(Sources: Michael Shermer How We Believe: The Search for God in an Age of Science, 2000, quotes pertaining to Dr. Laura are from there; numerous issues of the Skeptic)

Ideally, a skeptic should be a person who demands solid proof before he will believe something -- a person who sees the scientific method as his own personal holy creed. Of course, this is far from an ideal world, and we are far from an ideal species, so a true skeptic is a very rare (and often fairly insane) creature.

So we have to make do with different levels of skepticism. At the low end of the spectrum are the hard-core believers. If you say UFOs abducted you for hair transplant experiments, if you say Jesus appeared in your pizza toppings, if you say a crop circle has appeared in your field advertising Hoover vacuum cleaners, if you say your pool boy is Elvis reincarnated, the hard-core believers will believe you, no matter what. In many cases, the hard-core believer will dislike and distrust anyone who is more skeptical than they are and will consider those people to be sworn enemies and servants of darkness; they are essentially fundamentalists, whether they are Christian fundamentalists, UFO fanatics, crop circle fanatics, or hollow earth nutcases.

At the far end of the spectrum are the hard-core disbelievers. No matter how convincing evidence of the paranormal may be, the disbelievers will insist that it cannot be possible. Got incontrovertible proof of life on other planets? Leprechauns? Spontaneous Human Combustion? The existence of God? The disbelievers will insist that you made it all up. In many cases, they will dislike and distrust anyone who is less skeptical than they are and will consider those people to be sworn enemies and servants of darkness. Some of the more rabid disbelievers have been known to grumble about the evils of fantasy novels and "The X-Files," since they clearly encourage belief in things that cannot possibly exist! They are essentially fundamentalists, worshipping at the altar of established and accepted science, and yes, they're actually very similar to the hard-core believers. Read through some of CSICOP's stuff sometime -- if ever an organization needed to adopt the "See No Evil, Hear No Evil, Speak No Evil" monkeys as mascots, it's them.

Most people fall into a middle ground. They believe in some things, and they don't believe in other things. They have faith in some areas of their lives and demand evidence in others. They probably believe in a higher power, they probably don't believe that Elvis and Jim Morrison are still alive, and they probably don't know what to believe about ghosts, UFOs, and who shot JFK. Their lives are mostly healthy blends of faith and skepticism, with little to no need for either blind faith or blind skepticism. On the whole, I'd consider this a good thing.

A little bit either above or below that level are the Forteans, who consider themselves followers, disciples, or simply fans of phenomenon researcher Charles Fort. On the one hand, they tend to be willing to consider the possibility of some of the more outlandish things, but on the other, they expect to be shown credible evidence before they'll go to the trouble of believing in something. If you bring them a story about how the Reptoids are tampering with your television, the Forteans will say, "Really? Tell me more!" If you can show some sort of believable evidence, they may decide you're telling the truth. However, if it turns out that you're full of it, they'll make fun of you. Cuttingly. In public. While snickering and pointing. The hard-core believers and the hard-core disbelievers both tend to hate the hell out of the Forteans because they often refuse to take things as seriously as the belief/nonbelief fundamentalists want them to.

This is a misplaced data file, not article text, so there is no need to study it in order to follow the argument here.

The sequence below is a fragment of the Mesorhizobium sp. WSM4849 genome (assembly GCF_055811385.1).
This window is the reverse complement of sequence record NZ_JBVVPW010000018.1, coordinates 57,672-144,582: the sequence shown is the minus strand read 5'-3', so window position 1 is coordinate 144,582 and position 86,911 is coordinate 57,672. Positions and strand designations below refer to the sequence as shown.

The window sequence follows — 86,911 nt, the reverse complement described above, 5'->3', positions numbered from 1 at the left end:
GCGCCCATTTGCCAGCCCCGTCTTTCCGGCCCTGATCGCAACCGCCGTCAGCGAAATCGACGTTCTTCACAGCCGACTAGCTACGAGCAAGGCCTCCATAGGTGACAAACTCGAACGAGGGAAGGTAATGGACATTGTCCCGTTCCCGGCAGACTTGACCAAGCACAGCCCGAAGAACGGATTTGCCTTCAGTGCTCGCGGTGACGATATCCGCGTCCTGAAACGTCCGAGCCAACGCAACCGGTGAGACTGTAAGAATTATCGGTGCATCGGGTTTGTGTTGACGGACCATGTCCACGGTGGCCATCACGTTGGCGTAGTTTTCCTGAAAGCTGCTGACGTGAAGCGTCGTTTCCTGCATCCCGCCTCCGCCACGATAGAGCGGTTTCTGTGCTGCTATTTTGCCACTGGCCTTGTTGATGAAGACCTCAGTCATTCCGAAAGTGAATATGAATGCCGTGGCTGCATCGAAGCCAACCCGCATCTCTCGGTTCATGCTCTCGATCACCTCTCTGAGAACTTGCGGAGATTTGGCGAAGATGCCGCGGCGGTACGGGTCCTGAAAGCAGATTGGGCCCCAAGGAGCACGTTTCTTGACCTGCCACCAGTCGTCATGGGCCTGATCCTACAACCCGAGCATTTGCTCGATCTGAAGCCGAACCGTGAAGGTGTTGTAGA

Yeah, I've considered myself a Fortean for the last several years, so I'm way biased. So sue me.

Skep"tic (?), n. [Gr. skeptiko`s thoughtful, reflective, fr. ske`ptesqai to look carefully or about, to view, consider: cf. L. scepticus, F. sceptique. See Scope.] [Written also sceptic.]


One who is yet undecided as to what is true; one who is looking or inquiring for what is true; an inquirer after facts or reasons.

2. Metaph.

A doubter as to whether any fact or truth can be certainly known; a universal doubter; a Pyrrhonist; hence, in modern usage, occasionally, a person who questions whether any truth or fact can be established on philosophical grounds; sometimes, a critical inquirer, in opposition to a dogmatist.

All this criticism [of Hume] proceeds upon the erroneous hypothesis that he was a dogmatist. He was a skeptic; that is, he accepted the principles asserted by the prevailing dogmatism: and only showed that such and such conclusions were, on these principles, inevitable. Sir W. Hamilton.

3. Theol.

A person who doubts the existence and perfections of God, or the truth of revelation; one who disbelieves the divine origin of the Christian religion.

Suffer not your faith to be shaken by the sophistries of skeptics. S. Clarke.

⇒ This word and its derivatives are often written with c instead of k in the first syllable, -- sceptic, sceptical, scepticism, etc. Dr. Johnson, struck with the extraordinary irregularity of giving c its hard sound before e, altered the spelling, and his example has been followed by most of the lexicographers who have succeeded him; yet the prevalent practice among English writers and printers is in favor of the other mode. In the United States this practice is reversed, a large and increasing majority of educated persons preferring the orthography which is most in accordance with etymology and analogy.

Syn. -- Infidel; unbeliever; doubter. -- See Infidel.


© Webster 1913.

Skep"tic (?), Skep"tic*al (?),a. [Written also sceptic, sceptical.]


Of or pertaining to a sceptic or skepticism; characterized by skepticism; hesitating to admit the certainly of doctrines or principles; doubting of everything.

2. Theol.

Doubting or denying the truth of revelation, or the sacred Scriptures.

The skeptical system subverts the whole foundation of morals. R. Hall.

-- Skep"tac*al*ly, adv. -- Skep"tic*al*ness, n.


© Webster 1913.